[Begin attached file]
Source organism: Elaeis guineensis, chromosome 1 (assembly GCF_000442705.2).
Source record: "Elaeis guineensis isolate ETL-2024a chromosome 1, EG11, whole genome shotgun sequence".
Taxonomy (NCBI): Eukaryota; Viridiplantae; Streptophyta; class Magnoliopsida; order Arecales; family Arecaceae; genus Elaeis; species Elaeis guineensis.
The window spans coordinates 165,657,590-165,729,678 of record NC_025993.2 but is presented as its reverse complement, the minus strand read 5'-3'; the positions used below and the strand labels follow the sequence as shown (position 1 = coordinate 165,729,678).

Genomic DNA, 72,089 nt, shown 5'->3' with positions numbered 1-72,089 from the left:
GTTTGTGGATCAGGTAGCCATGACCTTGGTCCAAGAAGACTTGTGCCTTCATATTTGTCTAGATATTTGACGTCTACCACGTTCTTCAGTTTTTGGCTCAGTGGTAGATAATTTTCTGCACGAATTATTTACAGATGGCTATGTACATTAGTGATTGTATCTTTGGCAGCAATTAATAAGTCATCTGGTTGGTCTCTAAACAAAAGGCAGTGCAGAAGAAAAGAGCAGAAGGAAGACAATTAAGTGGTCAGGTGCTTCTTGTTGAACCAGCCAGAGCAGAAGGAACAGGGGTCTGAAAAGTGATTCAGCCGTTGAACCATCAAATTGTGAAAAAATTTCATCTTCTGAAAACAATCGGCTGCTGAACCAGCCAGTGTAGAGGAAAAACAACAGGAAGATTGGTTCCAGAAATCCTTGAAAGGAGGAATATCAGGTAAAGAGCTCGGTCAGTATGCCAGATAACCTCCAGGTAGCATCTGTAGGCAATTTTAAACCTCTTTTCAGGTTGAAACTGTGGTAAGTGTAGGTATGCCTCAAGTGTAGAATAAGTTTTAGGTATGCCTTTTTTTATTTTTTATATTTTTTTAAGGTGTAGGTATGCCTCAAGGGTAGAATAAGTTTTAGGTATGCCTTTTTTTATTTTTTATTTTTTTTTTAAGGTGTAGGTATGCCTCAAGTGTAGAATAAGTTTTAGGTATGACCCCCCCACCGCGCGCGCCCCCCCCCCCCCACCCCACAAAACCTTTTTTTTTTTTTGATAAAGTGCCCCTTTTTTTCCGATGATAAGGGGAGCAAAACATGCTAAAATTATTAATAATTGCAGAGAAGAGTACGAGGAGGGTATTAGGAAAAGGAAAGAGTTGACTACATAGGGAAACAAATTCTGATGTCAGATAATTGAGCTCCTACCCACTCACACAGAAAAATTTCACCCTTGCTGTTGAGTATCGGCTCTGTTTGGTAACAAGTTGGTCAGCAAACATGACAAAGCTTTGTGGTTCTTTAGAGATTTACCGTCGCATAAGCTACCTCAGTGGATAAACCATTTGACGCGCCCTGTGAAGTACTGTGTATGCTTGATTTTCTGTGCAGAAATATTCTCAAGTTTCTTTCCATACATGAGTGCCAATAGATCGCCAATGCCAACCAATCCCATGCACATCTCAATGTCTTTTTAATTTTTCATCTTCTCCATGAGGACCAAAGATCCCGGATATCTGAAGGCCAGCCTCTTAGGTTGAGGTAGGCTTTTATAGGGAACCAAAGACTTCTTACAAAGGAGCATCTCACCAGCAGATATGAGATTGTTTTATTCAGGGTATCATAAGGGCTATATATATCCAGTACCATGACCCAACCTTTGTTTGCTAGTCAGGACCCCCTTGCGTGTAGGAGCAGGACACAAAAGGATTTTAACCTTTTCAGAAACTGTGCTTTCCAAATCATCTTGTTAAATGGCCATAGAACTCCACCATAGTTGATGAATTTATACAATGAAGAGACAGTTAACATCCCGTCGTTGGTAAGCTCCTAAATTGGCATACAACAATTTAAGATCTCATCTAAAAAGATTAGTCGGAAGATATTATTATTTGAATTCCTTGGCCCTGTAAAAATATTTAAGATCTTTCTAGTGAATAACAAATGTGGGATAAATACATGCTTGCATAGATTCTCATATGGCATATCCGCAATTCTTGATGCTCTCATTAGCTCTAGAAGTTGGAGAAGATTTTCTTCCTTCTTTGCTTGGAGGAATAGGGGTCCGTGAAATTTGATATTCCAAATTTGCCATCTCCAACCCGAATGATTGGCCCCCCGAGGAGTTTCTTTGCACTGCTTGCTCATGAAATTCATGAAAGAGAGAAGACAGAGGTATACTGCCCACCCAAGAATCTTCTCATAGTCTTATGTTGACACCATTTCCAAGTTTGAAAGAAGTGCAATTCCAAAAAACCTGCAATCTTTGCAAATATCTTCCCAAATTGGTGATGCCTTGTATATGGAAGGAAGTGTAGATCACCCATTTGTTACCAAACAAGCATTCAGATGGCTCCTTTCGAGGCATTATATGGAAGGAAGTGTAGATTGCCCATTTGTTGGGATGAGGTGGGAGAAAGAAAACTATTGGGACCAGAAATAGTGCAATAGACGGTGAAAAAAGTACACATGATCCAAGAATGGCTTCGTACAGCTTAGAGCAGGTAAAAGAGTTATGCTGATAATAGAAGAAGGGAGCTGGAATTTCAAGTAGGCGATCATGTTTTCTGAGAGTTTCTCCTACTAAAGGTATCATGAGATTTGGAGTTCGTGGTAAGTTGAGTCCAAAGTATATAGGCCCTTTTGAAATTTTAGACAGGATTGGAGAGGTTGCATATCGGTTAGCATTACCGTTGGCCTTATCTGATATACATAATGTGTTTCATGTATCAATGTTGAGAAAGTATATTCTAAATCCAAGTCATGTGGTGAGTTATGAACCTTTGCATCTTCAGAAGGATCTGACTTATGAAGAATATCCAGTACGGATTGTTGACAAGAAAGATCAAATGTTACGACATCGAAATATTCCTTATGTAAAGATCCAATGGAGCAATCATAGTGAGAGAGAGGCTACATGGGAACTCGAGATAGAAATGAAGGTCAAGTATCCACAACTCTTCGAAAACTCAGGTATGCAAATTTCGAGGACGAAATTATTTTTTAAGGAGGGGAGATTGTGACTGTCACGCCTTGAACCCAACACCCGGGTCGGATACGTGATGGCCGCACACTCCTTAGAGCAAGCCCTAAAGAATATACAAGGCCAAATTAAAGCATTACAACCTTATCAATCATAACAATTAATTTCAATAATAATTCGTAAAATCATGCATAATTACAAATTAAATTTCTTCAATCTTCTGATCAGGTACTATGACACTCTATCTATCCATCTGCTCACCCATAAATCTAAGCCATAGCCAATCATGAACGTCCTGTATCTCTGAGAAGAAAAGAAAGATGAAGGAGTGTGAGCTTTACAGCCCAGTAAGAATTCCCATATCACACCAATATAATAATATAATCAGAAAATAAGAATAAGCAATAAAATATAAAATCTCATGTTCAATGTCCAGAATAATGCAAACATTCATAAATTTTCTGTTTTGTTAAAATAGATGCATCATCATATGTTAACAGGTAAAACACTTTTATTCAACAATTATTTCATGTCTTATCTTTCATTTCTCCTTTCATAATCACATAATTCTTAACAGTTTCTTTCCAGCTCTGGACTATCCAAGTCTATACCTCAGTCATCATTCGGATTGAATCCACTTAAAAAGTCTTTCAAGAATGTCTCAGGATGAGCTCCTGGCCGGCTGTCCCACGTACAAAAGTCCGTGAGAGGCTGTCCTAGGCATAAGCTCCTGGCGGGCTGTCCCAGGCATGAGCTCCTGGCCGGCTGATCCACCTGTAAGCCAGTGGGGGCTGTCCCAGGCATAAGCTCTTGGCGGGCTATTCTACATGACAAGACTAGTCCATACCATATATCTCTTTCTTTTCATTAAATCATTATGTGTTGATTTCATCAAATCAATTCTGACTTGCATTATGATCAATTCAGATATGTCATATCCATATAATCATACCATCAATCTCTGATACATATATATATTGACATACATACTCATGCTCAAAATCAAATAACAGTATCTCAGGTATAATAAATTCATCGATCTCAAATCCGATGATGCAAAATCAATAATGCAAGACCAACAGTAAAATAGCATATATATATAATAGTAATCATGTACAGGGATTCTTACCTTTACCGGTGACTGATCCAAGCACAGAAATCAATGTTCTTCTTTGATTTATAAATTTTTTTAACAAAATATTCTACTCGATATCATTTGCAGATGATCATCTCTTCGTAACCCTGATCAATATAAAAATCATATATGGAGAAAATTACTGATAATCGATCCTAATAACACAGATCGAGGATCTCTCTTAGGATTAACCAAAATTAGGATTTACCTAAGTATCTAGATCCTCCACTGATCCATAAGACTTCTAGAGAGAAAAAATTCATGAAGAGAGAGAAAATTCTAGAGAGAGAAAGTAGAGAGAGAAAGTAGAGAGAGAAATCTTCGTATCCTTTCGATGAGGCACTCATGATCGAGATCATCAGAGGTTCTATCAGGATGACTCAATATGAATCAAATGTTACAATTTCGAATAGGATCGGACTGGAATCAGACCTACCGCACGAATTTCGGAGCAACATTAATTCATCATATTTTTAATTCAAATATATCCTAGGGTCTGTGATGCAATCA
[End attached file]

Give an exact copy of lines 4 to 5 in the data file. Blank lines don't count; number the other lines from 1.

The window spans coordinates 165,657,590-165,729,678 of record NC_025993.2 but is presented as its reverse complement, the minus strand read 5'-3'; the positions used below and the strand labels follow the sequence as shown (position 1 = coordinate 165,729,678).

Genomic DNA, 72,089 nt, shown 5'->3' with positions numbered 1-72,089 from the left: